• Consider the demographics, resources, and capacities of each community to establish the most appropriate methods of dissemination and key actors who could support this. In Mexico, this included: Video and audio messages shared via WhatsApp; audio messages transmitted via loudspeakers; and banners in strategic locations


Consider how to utilise partnerships with events security organisations to support COVID-19 marshalling requirements. Many cities have imposed COVID-19 restrictions on the use of public spaces such as social distancing, mask wearing, and number of people allowed to be in a single group to limit the transmission of the virus. Successful implementation of such measures may require additional support from COVID marshals who can provide reassurance to the public and organisations, and help improve compliance with regulations. Organisations that have experience of crowd and people management may have the skills to support the implementation of COVID related restrictions. Consider how trusted events security organisations may be trained to provide COVID marshalling support where needed. This may include:

  • Working with supermarkets to protect staff and minimise panic buying; including queue management
  • Working in civil contingency roles with local authorities to support town centre patrols in the daytime and night-time economy
  • Working with local authorities and law enforcement to help report low level antisocial behaviour and social distance breaches
  • Crowd and people management at COVID-19 testing centres


Consider supporting economic stimulation with existing analyses and methodologies for sustainability and resilience. To inform investment decisions for the future, the Fiji Government worked with the World Bank to develop the country’s first ever Climate Vulnerability Assessment (CVA) to quantify and better understand the threat posed by natural hazards and climate change and to help design climate adaptation and risk management plans. The CVA paved the way for responding to short-term needs while boosting long-term sustainability and resilience. This applies directly to the COVID-19 crisis as the CVA provides a means to assess current, and candidate interventions that could be successful for sustainable economic recovery from COVID-19. Consider how a CVA could be used to:

  • Co-opt government programs related to resilience into stimulus measures e.g. national development plans, infrastructure masterplans, or resilience plans already identify interventions that can be cross-checked against a sustainability checklist to determine relevant COVID-19 interventions that address both short and long term needs
  • Determine locale-specific priorities for economic stimuli that account for local risks and needs. This may include accelerating interventions that are already expected to be delivered, expanding interventions already underway, or prioritizing interventions that are cross-sectoral e.g. improving agricultural productivity, the reliability of infrastructure, or by reducing energy
  • Identify additional economic stimulus, generated from various resilience-building interventions, that could be used to mitigate the economic shocks imposed by the pandemic


Infrastructure and Environment: The man-made and natural systems that provide critical services, and protect and connect urban assets, enabling the flow of goods, services, and knowledge

Consider in advance the infrastructure and supply chain partners needed to safely store and transport a COVID-19 vaccine. Vaccines are highly perishable and must be kept at very cold, specific temperatures. The majority of COVID-19 vaccines under development will spoil, and need to be discarded, if they are not kept at the right temperature. National and local governments, alongside health systems and the private sector, need to imminently consider their cold chains to avoid unnecessary spoiling of vaccines. The cold chain is a supply chain that can keep vaccines in tightly controlled temperatures from the moment they are made to the moment that they are administered to a person. Preparing the cold chain may take months, so investments into planning and resources now can help expand and support the current vaccine cold chain so it is ready and able to meet the scale of the mass vaccination programmes required. To prepare/scale up the cold chain consider:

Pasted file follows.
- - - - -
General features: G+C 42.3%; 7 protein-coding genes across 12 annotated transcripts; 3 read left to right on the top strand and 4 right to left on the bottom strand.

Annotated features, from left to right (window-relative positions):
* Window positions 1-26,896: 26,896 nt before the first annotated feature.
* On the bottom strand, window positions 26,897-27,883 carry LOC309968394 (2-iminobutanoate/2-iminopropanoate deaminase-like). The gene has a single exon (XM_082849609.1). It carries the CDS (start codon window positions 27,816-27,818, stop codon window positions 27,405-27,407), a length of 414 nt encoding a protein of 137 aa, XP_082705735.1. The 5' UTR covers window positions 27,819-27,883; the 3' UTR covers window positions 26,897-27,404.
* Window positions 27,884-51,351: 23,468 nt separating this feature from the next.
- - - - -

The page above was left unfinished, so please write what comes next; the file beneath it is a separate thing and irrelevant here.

• Where vaccines will be produced and transported, and the requirements for transportation including planes and trucks within countries and for distribution abroad
  • There are a number of vaccines under development, many of which require different temperatures and handling procedures. Which will be approved first is unknown, therefore it is useful to prepare staff to handle all possible vaccines to save time and avoid spoilage
  • The frequency of deliveries that may be needed to facilities where dispensing will take place. This depends on the refrigeration capacity of health care organizations and hospitals, staffing resources, the locations the vaccines, and the shelf life of the vaccine
  • How to expand shipping and storage capacity, including the specialised equipment needed to store vaccines at certain temperatures. Encourage airports and logistics companies to evaluate how well they could meet cold chain requirements


Leadership and Strategy: The processes that promote effective leadership, inclusive decision-making, empowered stakeholders, and integrated planning

Consider the impacts of local lockdowns on containing COVID-19. During COVID-19 decision makers have grappled with containing outbreaks and how to reopen or reclose business and services based on infection numbers and other measures. Research in Canada has shown that accounting for geography, epidemiology, and travel patterns, localized county approaches to lockdown result in fewer days of service and business closure, and impacts fewer people compared to entire province closures. The research suggests, when implementing a local lockdown, to consider:

  • The trigger conditions that require a local lockdown to be enforced and ensure they are agreed with central government but can be enacted upon by local government
  • Coordinating with neighbouring counties or metropolitan areas, including the criteria for when and how local lockdowns should be implemented and when a neighbouring region should also lockdown
  • Gathering local lockdown lessons that can provide useful insights into compliance of measures, and implementing learning to help avoid ineffective strategies
  • Decentralizing control over when a local lockdown should be enforced to ensure local decision makers can enact closures promptly